Mainly an inshore species, snook prefer seagrass beds in depths up to 20 metres. They feed around reefs and wharf pylons and anywhere small baitfish are attracted. They lie amongst the fronds during the day and slowly rise to the surface on evening to feed. They have large swim bladders that allow the fish to rise and fall in the water column so they can ambush small fish gathering at the surface.
Snook are normally caught in Tasmania using lures that resemble small to medium sized baitfish. Deep diving lures trolled during the day will be more successful than surface lures especially if the fisher has some idea of the type of bait fish that are found locally and choose a lure that resembles them. Snook are sometimes caught on bluebait rigged on single or gang hooks then cast around reefs or wharves and slowly retrieved.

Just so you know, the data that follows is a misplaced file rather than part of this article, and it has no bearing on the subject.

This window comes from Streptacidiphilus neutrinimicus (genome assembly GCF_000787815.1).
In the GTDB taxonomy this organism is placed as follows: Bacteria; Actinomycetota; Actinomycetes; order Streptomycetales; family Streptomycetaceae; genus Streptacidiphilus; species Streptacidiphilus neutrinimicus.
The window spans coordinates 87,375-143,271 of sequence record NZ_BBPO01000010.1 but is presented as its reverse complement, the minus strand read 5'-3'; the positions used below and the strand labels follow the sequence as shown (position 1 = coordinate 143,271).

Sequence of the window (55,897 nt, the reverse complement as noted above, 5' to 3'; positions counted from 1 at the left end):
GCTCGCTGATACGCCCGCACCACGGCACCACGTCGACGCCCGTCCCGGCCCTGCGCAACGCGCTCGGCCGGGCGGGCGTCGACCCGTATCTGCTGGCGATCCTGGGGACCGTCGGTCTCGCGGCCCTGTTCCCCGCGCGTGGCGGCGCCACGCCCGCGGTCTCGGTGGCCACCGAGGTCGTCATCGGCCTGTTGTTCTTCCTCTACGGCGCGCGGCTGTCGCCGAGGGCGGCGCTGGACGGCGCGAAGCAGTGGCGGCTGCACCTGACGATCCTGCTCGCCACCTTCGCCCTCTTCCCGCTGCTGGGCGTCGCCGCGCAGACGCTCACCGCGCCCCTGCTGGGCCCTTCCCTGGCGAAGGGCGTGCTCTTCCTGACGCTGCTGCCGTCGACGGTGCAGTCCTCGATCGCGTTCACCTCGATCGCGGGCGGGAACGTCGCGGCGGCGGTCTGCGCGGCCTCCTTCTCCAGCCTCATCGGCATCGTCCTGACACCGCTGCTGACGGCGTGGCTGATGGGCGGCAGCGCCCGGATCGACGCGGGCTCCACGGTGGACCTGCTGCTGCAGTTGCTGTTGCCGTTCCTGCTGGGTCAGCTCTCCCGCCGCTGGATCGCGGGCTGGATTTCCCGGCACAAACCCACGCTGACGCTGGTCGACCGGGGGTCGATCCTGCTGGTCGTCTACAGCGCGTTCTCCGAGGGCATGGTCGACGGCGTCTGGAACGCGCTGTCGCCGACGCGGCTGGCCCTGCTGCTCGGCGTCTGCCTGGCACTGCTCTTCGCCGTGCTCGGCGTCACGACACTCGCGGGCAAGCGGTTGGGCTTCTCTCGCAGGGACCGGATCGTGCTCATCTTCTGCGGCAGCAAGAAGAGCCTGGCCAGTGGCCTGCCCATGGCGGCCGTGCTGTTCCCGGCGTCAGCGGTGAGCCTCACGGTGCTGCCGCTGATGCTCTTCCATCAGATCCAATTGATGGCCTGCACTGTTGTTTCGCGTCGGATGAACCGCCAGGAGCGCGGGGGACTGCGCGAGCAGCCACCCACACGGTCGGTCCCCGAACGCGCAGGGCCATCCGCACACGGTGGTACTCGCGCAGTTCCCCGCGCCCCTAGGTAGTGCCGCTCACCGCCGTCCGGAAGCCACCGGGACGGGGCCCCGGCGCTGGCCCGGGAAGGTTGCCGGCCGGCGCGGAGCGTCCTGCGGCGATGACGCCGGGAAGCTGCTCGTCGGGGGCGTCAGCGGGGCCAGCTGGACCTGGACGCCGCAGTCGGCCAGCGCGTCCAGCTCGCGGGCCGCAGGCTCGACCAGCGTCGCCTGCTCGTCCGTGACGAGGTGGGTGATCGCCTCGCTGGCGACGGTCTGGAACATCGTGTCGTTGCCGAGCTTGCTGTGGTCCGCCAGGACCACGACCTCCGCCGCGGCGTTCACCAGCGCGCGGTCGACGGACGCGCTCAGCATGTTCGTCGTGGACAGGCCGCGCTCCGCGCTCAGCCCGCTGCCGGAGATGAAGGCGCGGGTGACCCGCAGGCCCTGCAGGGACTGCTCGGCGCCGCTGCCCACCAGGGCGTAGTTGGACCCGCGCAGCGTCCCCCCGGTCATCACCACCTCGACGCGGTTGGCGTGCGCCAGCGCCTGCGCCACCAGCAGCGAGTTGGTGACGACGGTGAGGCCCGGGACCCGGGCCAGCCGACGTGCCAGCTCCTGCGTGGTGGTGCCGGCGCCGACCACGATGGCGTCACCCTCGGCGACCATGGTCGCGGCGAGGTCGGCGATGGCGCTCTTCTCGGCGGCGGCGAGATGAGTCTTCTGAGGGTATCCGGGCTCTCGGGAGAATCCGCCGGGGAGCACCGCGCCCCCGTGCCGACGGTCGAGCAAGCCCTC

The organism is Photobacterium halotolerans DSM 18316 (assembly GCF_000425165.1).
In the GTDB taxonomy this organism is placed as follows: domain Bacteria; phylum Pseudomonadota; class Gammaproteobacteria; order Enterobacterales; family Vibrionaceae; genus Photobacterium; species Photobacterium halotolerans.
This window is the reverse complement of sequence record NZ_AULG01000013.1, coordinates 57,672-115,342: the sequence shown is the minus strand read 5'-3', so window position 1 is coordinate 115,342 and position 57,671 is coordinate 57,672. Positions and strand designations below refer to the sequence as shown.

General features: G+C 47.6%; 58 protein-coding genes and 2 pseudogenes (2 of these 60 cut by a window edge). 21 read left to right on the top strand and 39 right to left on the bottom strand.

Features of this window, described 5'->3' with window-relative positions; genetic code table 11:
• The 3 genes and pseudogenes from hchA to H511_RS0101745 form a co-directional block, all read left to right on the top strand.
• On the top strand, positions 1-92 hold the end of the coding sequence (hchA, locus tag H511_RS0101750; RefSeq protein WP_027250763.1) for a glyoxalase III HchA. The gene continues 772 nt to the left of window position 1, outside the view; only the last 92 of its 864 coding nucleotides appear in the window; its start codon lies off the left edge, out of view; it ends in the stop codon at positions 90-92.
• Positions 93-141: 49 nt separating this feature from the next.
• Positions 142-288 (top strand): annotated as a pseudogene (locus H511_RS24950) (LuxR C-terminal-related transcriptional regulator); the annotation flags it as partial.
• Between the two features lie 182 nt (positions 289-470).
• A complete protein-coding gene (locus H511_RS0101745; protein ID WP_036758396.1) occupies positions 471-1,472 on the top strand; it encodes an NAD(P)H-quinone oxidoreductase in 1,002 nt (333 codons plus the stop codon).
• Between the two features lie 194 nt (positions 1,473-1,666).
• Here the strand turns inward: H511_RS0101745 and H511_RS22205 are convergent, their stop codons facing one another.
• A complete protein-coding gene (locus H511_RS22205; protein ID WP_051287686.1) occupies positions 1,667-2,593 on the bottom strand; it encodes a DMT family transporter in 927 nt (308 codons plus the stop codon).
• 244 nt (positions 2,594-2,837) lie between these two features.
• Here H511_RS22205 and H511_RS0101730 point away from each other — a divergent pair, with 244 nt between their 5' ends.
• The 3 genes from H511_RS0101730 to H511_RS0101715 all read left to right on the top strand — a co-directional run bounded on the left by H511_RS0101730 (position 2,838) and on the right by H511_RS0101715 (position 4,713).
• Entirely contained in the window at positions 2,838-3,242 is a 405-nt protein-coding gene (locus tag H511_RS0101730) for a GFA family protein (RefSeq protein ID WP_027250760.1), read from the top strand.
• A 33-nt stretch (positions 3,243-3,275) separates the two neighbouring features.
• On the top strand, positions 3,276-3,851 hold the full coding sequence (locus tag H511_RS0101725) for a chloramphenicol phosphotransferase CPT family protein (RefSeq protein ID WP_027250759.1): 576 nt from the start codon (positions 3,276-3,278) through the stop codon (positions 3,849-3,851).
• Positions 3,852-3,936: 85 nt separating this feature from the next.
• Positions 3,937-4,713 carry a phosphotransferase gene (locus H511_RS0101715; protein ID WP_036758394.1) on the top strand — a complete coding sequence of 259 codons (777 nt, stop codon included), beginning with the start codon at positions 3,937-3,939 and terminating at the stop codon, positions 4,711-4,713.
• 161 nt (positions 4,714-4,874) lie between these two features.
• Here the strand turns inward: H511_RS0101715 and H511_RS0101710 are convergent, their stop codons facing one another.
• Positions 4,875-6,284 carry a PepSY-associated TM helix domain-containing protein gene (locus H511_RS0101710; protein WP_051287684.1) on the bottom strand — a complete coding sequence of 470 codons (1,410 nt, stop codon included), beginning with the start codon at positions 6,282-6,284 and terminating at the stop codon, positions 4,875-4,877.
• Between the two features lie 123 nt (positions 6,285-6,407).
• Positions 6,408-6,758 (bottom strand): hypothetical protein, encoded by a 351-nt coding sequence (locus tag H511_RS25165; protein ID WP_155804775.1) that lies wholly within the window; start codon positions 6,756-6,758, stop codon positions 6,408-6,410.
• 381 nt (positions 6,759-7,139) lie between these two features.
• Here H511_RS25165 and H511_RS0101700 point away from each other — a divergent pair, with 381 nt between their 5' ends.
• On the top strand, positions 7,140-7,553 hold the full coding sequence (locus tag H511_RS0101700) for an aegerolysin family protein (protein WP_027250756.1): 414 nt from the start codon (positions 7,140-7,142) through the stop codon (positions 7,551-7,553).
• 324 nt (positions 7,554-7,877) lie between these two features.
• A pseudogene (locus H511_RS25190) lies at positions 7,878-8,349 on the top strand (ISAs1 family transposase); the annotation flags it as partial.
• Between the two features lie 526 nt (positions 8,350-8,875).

Snook have a large mouth and sharp canine teeth so should be handled carefully around the mouth area.
The flesh of snook is white and tasty and some people prefer them prepared as cutlets and baked, rather than taking off fillets or frying steaks. To improve the taste of the fish, it should be killed, cleaned and chilled promptly.
Recipe: Foil Baked Pike with Chilli:
1 tablespoon oil, 2 large fillets of snook, 1 tablespoon oil, 2 cloves garlic, sliced, one chilli, deseeded and sliced, lemon juice, salt and black pepper.
Brush two large pieces of aluminium foil with oil. Season the fish fillets with salt and pepper and place one fillet on the foil per parcel.
Divide the garlic and chilli between the fish add lemon juice and black pepper over each fillet then scrunch up the sides of the foil tightly to form well-sealed parcels.
Place the parcels on a baking tray and bake at 190°C for 15 minutes.